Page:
This collapse in the popularity of the game led to a collapse in the number of professional teams and leagues. This caused the National Challenge Cup to become dominated by amateur teams. This trend wasn't stopped until the creation of the MLS in 1996. Amateur teams were so dominant that the again-newly-named United States Soccer Football Association--we finally settled later on the United States Soccer Association (USSA), the name it holds currently--gave control of the tournament over to the organization that oversaw amateur soccer for a short time in the 1950's. The emergence of the North American Soccer League (NASL) that brought professional soccer back to the forefront of American sports didn't stop the run of amateur teams as NASL teams did not participate in the tournament.
In 1948, the National Challenge Cup was offically rebranded as the--wait for it--United States Open Cup. Until the creation of the MLS, amateur teams from a few local areas dominated the competition. New York, Los Angeles, Philadelphia and San Francisco produced every champion from 1958 to 1986 when Washington Club Espana from Washington DC defeated the Seattle Eagles 3-2 on penalty kicks. During that run, Maccabi Los Angeles, a club formed by Israeli expatriates in LA, tied Bethlehem Steel's record with 5 Open Cup championships.
The 1995 US Open Cup was the first to feature both professional and amateur teams in 45 years. The Richmond Kickers of 4th tier USISL Premier League won the cup by defeating fellow league participants, El Paso Patriots 4-2 on penalties after a 1-1 draw in full time. Since that tournament, only one non-MLS team has taken the cup. In 1999, the Rochester Raging Rhinos of the lower-league A-League defeated 4 MLS teams on their way to the cup title.
In 1998, the USSF rebranded the US Open Cup as the Lamar Hunt US Open Cup. Lamar Hunt was a vital part of expanding the MLS and a huge contributor to American soccer at all levels. The honor was well-deserved.
The noughties have seen the Open Cup go through some interesting times. MLS clubs have overwhelmingly dominated the competition, but many seem to not take the competition seriously. Many teams put out full reserve squads and show no real intention of winning. This was most obvious during this year's quarterfinal round when the New York Red Bulls sent all reserves to Chicago. And it wasn't just the reserve players that were sent. Head coach, Hans Backe, and most of the senior coaching staff stayed in New York and the reserve coaches handled the game. The Chicago Fire, the most successful MLS team in the Open Cup, mainly because they are one of the few who have taken it seriously in past years, handed a 4-0 defeat to the Red Bulls.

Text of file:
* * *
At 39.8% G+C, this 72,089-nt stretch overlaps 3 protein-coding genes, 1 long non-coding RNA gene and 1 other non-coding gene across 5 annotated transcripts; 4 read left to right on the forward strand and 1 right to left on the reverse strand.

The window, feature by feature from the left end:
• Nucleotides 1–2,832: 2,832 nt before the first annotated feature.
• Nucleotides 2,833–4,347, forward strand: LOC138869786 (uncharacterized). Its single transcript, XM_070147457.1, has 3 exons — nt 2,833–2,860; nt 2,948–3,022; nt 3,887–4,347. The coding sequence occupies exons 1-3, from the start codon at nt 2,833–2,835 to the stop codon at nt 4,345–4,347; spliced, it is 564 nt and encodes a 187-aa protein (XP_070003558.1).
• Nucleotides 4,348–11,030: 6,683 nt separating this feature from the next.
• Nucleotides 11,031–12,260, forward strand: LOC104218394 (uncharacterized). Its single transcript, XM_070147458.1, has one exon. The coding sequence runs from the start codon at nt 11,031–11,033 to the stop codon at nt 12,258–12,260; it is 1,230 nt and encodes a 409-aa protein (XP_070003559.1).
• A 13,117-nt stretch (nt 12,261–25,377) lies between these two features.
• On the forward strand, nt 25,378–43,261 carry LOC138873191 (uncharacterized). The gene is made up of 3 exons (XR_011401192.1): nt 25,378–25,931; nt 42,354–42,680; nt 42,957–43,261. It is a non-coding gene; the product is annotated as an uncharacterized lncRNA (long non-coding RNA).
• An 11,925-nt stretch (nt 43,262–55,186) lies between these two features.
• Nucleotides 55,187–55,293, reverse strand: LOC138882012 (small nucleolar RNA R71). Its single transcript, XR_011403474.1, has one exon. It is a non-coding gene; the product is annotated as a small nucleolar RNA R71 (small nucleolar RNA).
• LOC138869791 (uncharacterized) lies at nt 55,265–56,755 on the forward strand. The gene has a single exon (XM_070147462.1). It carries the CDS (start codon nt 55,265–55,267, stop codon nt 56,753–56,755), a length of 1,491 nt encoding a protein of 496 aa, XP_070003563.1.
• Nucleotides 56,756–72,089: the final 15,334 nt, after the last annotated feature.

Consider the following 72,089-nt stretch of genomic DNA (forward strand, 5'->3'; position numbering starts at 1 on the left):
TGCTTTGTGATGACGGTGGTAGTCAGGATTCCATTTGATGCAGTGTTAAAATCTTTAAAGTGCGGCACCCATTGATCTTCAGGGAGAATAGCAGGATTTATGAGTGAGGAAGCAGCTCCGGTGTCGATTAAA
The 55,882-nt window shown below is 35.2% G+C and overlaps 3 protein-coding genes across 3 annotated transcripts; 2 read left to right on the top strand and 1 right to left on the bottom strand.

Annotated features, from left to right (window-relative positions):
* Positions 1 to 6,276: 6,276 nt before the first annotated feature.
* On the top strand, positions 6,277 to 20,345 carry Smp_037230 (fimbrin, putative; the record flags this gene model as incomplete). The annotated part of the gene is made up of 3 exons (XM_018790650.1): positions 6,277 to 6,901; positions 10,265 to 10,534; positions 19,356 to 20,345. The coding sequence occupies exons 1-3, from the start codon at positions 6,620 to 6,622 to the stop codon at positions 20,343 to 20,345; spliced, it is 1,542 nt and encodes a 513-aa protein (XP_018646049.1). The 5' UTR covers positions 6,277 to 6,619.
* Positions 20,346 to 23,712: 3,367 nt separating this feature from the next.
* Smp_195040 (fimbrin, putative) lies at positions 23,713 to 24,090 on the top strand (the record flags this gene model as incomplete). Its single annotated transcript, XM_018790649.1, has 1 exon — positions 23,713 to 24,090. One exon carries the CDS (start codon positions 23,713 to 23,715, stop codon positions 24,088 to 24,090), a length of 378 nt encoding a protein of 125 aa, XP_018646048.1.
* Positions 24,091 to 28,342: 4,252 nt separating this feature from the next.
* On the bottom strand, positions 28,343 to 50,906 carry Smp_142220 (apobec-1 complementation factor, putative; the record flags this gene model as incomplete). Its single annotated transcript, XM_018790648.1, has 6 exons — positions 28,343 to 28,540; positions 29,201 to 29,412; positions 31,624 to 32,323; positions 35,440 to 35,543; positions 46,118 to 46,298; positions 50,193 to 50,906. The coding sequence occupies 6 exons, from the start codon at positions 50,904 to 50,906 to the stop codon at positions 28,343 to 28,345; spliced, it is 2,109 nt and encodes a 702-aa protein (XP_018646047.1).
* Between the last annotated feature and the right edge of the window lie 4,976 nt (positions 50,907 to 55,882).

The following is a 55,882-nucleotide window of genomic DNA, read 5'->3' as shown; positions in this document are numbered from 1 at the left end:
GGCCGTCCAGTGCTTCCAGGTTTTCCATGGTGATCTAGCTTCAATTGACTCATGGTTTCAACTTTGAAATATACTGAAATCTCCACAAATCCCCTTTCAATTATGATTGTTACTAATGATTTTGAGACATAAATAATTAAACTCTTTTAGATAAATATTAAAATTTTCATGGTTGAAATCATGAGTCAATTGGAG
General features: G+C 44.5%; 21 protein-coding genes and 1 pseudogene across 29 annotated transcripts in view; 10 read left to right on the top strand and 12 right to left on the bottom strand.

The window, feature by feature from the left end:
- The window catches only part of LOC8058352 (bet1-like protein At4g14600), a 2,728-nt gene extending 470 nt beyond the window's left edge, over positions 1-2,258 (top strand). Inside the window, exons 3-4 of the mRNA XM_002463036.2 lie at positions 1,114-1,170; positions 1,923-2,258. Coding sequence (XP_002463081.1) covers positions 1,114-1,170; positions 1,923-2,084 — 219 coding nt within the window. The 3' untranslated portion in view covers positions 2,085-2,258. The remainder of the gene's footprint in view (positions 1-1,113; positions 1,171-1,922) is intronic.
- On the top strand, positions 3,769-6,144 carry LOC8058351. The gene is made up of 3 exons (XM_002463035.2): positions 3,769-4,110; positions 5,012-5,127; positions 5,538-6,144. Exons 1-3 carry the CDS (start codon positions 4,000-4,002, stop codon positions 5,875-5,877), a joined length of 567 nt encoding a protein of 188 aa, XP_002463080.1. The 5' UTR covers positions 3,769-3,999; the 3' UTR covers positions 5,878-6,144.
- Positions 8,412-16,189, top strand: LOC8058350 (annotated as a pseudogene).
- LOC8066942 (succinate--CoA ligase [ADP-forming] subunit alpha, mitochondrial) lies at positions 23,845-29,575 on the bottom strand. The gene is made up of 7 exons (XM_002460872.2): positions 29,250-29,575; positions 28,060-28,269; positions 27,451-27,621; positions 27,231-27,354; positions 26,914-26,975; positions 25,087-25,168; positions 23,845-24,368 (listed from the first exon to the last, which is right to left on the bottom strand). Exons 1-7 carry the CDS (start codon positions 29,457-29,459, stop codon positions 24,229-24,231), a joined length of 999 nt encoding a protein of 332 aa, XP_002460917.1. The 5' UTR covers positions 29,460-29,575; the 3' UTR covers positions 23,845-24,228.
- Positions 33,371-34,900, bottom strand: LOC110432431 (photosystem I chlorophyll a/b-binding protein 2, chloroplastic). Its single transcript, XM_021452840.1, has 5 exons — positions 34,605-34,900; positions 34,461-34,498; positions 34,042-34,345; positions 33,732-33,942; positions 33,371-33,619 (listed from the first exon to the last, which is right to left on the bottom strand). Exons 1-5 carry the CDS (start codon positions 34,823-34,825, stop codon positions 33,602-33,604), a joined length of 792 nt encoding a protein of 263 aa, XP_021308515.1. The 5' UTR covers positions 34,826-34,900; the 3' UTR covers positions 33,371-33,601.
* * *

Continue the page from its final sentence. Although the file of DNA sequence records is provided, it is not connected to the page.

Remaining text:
Fortunately for the competition, the mindset of the Fire seems to be spreading and that of New York seems to be dying. Encouragingly, Red Bulls supporters staged a protest during their game against FC Dallas because of their club's lack of effort in the Open Cup. For the first half of the game, the supporters stayed completely silent in protest. Although Open Cup matches get less attention than league matches, attendances are increasing. With the addition of a bid to the CONCACAF Champions League tied to an Open Cup championship and the increasing prestige of the contiental competition, the US Open Cup is beginning to gain more traction amongst the American audience, but is still not where it should be. I wrote some thoughts on what should be done to increase the popularity of the competition that you can see here.